JEV Symposium: Australian Experience Informs US Preparedness

The 2022 Japanese encephalitis virus (JEV) outbreak in Australia continues to be at the forefront of producers’ minds there and attract attention from around the world. As stakeholders in Australia assess what they know and what they are continuing to learn about the outbreak, international observers are addressing the potential for JEV to be discovered in currently naïve countries, bringing with it challenges to human and animal health. These topics, and others, were the focus of a recent symposium hosted by the Center for the Ecology of Infectious Disease at the University of Georgia, sponsored in part by the Swine Health Information Center. A total 156 people registered to attend the symposium (27 in-person and 129 virtual attendees) from Australia, Canada, France, Mexico, the Philippines, Singapore, and across the US. Of those, 30 were persons with USDA-affiliated agencies.

Providing the keynote address for the symposium, Mark Schipp, Australia’s Chief Veterinary Officer, shared three ways in which JEV may be identified – animals showing clinical signs, humans showing clinical symptoms, and mosquito surveillance. The diagnosis of JEV in pigs on the eastern side of Australia led to further diagnoses in people and mosquitoes. Data since January 2021 show 32 confirmed cases of JEV in humans with 10 additional probable cases. Only one of those humans had exposure to pigs, per Dr. Schipp. A novel strain of genotype IV of JEV has been sequenced consistently and found to be the causative source of the 2022 outbreak.

A total of 84 pork production premises were diagnosed with JEV in eastern Australia during 2022.  Interestingly, there appears to be clear alignment with some geography in Australia, i.e., the Murray River.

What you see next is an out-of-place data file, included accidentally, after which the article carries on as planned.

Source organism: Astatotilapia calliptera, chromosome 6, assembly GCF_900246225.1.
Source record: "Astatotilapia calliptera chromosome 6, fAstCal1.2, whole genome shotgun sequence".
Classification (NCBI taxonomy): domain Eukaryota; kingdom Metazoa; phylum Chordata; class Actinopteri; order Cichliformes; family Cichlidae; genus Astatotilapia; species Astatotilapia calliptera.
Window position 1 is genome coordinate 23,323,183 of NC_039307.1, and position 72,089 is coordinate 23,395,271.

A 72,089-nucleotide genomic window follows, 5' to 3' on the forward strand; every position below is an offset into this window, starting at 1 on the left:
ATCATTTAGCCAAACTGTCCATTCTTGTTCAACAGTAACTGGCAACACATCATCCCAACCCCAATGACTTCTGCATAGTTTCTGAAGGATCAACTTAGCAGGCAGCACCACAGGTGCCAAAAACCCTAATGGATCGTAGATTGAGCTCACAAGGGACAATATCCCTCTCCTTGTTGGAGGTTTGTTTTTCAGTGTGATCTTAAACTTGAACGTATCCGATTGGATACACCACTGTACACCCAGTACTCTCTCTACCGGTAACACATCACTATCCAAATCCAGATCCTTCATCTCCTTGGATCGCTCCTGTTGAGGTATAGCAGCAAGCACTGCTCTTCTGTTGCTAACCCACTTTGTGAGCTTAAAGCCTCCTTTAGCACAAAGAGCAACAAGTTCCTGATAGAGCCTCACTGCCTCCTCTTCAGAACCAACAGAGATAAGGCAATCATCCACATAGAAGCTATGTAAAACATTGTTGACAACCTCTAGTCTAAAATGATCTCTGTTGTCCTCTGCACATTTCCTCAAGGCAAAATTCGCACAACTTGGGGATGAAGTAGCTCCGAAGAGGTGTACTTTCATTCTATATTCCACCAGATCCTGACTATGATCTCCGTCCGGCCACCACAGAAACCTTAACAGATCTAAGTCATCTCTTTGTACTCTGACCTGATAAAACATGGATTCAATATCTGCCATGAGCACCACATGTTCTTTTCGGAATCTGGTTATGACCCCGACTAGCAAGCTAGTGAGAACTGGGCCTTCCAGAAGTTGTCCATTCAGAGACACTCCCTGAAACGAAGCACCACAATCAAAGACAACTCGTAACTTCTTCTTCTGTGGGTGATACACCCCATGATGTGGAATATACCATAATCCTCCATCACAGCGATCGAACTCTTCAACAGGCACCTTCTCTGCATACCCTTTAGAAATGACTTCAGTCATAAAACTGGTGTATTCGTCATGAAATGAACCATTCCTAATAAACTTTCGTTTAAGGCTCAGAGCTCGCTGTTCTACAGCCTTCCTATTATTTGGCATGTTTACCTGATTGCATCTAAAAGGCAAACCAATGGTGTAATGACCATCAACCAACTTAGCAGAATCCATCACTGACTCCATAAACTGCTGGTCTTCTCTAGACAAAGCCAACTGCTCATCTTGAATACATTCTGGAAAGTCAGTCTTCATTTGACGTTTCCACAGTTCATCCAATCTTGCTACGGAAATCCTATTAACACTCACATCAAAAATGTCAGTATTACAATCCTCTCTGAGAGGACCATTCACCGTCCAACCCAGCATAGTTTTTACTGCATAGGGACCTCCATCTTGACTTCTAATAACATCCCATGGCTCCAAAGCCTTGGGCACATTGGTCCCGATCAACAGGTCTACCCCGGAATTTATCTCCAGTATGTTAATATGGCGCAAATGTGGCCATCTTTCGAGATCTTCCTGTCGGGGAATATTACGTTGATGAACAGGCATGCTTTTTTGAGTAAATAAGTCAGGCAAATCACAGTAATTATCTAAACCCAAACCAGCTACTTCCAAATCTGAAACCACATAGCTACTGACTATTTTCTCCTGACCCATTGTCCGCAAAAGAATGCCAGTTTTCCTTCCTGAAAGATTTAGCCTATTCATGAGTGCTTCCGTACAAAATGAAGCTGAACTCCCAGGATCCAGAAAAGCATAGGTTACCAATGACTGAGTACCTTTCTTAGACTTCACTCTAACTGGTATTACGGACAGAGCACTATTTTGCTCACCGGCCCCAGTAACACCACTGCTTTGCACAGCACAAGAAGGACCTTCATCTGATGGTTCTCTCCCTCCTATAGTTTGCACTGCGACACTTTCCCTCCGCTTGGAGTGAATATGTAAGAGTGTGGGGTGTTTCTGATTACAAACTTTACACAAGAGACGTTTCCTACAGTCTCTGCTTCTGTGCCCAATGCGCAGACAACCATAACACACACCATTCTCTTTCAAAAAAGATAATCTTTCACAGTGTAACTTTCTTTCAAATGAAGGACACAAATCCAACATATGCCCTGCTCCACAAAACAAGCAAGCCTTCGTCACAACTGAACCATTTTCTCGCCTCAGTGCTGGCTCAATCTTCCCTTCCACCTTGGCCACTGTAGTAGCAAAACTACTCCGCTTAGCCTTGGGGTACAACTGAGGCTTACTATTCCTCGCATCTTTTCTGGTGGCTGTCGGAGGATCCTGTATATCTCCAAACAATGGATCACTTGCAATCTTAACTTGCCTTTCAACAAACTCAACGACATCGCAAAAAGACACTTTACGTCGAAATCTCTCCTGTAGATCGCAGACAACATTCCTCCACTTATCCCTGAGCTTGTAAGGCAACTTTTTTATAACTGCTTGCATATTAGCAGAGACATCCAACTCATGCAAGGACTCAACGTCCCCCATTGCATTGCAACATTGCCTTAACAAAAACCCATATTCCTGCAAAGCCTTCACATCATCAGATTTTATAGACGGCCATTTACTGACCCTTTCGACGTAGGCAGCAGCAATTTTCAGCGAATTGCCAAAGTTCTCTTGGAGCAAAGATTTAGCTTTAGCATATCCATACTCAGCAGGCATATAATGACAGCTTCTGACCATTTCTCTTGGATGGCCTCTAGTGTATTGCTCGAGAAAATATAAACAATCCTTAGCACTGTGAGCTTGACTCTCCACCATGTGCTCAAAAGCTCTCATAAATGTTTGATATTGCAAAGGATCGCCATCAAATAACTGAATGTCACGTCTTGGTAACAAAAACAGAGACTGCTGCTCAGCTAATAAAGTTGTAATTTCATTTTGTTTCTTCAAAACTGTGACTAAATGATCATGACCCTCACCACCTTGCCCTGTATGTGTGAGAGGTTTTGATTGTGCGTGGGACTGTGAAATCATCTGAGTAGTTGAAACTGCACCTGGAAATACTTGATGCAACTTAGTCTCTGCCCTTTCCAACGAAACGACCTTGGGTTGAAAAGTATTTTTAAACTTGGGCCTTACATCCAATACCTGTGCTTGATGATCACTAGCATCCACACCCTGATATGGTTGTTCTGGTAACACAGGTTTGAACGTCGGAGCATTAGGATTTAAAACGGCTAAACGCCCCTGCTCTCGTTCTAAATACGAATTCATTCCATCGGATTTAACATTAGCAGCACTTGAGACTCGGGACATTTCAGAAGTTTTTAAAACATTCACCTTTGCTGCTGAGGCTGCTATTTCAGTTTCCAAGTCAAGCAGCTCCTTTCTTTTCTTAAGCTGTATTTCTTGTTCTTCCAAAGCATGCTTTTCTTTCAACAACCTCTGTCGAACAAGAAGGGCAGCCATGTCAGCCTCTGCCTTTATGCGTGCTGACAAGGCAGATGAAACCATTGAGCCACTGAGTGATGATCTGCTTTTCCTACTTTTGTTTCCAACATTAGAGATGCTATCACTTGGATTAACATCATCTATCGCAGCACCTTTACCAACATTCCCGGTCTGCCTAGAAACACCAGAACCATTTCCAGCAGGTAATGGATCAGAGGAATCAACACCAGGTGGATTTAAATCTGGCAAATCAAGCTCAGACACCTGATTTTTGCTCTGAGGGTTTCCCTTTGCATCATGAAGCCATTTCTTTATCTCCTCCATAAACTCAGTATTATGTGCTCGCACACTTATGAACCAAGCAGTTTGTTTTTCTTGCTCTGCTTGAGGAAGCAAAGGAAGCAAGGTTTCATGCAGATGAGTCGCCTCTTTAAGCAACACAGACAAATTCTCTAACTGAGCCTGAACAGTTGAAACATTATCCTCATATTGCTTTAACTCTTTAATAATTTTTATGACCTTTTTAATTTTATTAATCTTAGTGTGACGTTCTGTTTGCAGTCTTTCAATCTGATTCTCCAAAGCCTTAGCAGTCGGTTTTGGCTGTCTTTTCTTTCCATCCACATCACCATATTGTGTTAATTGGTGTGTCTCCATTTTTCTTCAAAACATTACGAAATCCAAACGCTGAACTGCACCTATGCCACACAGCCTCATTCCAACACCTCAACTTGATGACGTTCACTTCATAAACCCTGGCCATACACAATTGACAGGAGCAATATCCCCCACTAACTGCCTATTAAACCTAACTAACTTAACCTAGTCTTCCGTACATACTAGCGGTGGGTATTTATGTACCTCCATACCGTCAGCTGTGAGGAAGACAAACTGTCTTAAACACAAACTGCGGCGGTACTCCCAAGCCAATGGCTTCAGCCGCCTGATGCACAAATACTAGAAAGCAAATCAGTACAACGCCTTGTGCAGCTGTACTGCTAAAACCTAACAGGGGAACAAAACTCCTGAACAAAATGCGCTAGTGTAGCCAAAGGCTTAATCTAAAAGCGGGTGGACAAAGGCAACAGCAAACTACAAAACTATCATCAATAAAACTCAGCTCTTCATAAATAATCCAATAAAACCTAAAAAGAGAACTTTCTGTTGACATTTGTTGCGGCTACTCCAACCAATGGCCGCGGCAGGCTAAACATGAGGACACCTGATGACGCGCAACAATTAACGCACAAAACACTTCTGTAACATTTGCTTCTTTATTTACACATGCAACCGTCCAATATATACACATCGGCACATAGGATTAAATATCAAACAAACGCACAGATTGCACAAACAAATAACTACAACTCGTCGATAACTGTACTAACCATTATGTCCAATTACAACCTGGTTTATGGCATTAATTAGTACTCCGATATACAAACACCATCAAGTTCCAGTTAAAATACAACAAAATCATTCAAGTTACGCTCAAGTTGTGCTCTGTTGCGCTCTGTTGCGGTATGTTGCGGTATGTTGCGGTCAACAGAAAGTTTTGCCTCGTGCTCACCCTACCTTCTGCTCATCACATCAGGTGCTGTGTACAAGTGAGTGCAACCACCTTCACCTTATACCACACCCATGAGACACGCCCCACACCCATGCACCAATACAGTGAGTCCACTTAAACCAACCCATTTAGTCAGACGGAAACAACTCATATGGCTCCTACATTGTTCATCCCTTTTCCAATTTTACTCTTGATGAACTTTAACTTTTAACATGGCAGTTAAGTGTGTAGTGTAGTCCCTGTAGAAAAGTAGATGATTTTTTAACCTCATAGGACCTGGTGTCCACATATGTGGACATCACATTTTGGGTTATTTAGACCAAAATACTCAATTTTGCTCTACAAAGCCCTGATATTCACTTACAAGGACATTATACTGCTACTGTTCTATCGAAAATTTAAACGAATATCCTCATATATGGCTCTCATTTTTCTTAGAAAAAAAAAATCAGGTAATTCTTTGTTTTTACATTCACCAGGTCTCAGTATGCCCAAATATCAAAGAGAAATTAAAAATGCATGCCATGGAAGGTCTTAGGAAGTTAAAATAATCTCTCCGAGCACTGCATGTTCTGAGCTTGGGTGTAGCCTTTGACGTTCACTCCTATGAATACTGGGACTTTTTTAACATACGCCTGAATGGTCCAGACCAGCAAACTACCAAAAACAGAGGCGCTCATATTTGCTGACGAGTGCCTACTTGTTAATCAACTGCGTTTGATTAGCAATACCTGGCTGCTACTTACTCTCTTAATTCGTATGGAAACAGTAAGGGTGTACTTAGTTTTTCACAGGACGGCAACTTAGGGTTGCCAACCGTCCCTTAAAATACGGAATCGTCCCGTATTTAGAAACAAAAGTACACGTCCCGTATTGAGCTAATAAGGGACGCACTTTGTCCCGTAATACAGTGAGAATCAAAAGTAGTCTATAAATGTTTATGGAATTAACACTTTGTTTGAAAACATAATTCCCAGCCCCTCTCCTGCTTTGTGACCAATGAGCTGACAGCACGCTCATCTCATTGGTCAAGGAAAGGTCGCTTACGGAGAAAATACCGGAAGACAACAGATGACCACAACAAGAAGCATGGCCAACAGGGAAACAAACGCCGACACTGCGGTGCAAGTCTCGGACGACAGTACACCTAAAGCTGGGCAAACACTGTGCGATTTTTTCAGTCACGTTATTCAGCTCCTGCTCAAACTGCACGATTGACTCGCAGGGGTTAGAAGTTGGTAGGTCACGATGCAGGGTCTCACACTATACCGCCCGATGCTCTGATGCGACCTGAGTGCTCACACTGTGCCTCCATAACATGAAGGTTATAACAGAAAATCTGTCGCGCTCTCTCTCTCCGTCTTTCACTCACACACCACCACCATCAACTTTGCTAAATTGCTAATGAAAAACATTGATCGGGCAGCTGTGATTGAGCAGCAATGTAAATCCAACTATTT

Climatic events impacting the Murray-Darling River Basin were considered significant as well. After a long period of drought, intense rainfall with multiple flooding events occurred recently in the eastern side of Australia. Standing water created habitat for water birds and breeding sites for mosquitoes while attracting feral pigs as well. Water bird migration up and down the east coast of Australia is believed to be important for disease spread across large areas, whereas feral pigs and mosquitos are considered less mobile, but important factors for localized amplification and transmission of JEV.

Vaccines are not yet approved for use in the Australian pig industry. Trials are underway in Australia with a goal of local vaccine development and they are also evaluating the potential use of commercial vaccines from Japan. However, historical vaccines are based on protection against JEV genotype III and efficacy against genotype IV would require confirmation. 

Dr. Schipp credited their work with wildlife organizations, including Wildlife Health Australia, as invaluable. Further, he emphasized a One Health collaboration as essential; in Australia, pre-existing data sharing arrangements with public health colleagues were vital to an effective response.

Australian Pork Producer Perspective

Drs. Kirsty Richards and Bernie Gleeson with SunPork, an Australian pork production company, reviewed their experiences and learnings as well during the symposium. 

The initial indications of JEV on sow farms included delayed farrowing, reduced litter size, increased return to service, late term abortions, mummified, stillborn and shaking piglets. Case studies of four affected Sun Pork herds demonstrated up to a 9% decrease in pigs weaned.